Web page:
One company that spends a considerable effort in this regard is Memphis, Tenn.-based Orgill. “We call it market-driven retail,” said Phillip Walker, director of marketing for the distributor and a former operator of Walker Hardware in North Carolina. There are few items — about 2% — in a store that fit into what Orgill’s retail scientists describe as the highest level of price sensitivity. These include staples like a gallon of paint and an Arrow T50 staple gun.
It’s also surprising how few products determine the entire store’s price reputation.
“We have found that 6% of a retailer’s items in a store typically make up your price image in a local market,” Walker said. “The remaining items represent your margin opportunity.”
It’s crucial to compete on that sensitive 6%, he said. “You don’t need to be to the penny, but you need to be in an acceptable range.”
In describing Ace Hardware’s plan to improve customer service — even after receiving a customer service award from J.D. Power and Associates for the seventh straight year — CEO John Venhuizen used a phrase laced with meaning: “productively paranoid.” That’s how he described the co-op’s mind-set in the face of industry challenges and competition.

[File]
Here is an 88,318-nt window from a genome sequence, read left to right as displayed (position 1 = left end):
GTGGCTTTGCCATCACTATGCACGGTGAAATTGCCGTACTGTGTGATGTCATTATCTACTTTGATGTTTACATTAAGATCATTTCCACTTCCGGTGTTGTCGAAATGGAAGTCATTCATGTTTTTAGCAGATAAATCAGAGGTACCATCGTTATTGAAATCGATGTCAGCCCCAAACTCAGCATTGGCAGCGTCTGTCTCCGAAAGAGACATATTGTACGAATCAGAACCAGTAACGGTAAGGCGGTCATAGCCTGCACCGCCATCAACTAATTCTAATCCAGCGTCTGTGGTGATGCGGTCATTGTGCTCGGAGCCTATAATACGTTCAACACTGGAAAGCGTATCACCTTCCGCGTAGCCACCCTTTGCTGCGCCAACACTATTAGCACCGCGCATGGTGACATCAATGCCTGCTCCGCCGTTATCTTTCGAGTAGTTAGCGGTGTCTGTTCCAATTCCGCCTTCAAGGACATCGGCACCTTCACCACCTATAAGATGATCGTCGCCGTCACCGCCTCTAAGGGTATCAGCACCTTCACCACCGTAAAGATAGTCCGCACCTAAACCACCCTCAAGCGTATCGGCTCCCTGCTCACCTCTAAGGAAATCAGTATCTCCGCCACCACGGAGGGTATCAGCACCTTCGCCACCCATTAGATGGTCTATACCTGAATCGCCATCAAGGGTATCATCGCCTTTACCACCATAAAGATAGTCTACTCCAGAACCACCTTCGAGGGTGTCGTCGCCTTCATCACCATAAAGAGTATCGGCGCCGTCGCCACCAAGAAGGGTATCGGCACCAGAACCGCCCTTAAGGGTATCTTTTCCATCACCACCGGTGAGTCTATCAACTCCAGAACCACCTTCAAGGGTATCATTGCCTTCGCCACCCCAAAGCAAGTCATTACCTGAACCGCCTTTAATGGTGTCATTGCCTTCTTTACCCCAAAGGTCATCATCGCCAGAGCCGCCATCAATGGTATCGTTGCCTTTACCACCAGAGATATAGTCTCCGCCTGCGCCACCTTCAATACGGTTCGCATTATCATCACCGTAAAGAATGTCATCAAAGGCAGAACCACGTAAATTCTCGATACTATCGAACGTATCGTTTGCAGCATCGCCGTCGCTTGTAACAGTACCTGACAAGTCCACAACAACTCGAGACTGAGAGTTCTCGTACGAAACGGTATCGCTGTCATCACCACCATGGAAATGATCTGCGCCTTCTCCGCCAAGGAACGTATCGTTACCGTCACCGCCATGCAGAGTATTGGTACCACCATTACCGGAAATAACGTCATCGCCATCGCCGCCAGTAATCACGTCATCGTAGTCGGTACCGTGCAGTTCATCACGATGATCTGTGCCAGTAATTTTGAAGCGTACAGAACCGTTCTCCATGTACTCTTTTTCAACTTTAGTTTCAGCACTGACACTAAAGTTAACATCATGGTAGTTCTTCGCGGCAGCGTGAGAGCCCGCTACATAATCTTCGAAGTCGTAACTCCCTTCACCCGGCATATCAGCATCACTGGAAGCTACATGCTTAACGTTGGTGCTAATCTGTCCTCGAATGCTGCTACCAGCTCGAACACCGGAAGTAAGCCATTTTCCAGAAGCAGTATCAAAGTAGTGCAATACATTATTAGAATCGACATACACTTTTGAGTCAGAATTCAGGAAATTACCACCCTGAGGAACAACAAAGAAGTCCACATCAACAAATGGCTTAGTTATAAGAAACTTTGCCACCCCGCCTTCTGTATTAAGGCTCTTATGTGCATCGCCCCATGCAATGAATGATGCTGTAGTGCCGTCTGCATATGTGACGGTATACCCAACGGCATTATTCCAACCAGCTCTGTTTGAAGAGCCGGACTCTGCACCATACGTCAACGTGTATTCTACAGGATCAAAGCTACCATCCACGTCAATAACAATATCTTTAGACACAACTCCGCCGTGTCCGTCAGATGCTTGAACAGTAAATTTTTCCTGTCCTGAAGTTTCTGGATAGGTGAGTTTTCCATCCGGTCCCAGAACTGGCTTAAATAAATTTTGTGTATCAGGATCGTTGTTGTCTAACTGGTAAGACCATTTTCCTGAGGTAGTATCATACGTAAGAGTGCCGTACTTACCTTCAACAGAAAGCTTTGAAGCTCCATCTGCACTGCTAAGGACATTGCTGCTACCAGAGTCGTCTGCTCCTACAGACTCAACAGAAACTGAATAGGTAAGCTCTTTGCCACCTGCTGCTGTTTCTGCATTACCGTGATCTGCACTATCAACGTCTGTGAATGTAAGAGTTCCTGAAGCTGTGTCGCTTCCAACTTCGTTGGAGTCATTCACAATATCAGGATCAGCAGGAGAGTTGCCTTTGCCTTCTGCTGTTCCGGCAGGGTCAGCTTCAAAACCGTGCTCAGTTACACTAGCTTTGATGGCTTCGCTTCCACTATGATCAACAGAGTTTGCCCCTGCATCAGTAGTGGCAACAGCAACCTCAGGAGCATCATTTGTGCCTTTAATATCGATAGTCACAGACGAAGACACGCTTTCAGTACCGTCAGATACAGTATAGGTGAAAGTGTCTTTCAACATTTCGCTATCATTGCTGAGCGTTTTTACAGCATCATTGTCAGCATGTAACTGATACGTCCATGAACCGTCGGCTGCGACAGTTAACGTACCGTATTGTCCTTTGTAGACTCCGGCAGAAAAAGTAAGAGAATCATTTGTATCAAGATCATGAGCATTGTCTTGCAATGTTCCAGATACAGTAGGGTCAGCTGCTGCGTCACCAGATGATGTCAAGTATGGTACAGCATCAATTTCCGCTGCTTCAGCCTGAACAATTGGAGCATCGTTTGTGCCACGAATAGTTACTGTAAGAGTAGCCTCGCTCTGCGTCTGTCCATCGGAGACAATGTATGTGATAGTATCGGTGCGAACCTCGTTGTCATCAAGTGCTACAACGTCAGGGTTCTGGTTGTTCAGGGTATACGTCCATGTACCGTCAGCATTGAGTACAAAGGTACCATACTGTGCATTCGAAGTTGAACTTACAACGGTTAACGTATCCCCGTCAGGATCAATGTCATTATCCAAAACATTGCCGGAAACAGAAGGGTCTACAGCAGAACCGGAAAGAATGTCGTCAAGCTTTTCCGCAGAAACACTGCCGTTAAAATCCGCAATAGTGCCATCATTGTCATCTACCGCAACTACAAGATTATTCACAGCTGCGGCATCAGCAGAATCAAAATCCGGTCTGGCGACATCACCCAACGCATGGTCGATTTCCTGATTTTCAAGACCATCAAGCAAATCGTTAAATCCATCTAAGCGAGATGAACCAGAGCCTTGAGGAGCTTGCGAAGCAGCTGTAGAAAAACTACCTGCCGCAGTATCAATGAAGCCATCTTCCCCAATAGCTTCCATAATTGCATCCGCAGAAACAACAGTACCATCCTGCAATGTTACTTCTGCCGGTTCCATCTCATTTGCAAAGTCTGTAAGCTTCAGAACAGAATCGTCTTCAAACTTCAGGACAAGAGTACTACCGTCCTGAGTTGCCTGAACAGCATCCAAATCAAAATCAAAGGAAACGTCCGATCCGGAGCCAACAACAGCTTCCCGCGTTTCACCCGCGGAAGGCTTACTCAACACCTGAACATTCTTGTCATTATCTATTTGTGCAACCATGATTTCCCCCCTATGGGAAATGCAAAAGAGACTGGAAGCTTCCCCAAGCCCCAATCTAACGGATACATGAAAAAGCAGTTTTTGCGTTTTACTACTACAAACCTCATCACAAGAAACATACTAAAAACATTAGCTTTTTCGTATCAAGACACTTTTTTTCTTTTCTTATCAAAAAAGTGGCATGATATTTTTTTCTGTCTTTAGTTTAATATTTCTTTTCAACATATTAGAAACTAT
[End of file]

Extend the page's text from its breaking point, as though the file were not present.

He told HCN that hardware stores have always been challenged by competition, and they always will. “So what weapons are we using to compete against the big boxes? We believe very much in sticking to our knitting,” Venhuizen said. “We need to sell stuff in our stores that you can’t get everywhere else. It’s got to be local, higher quality — it’s got to be differentiated and relevant to the customer.”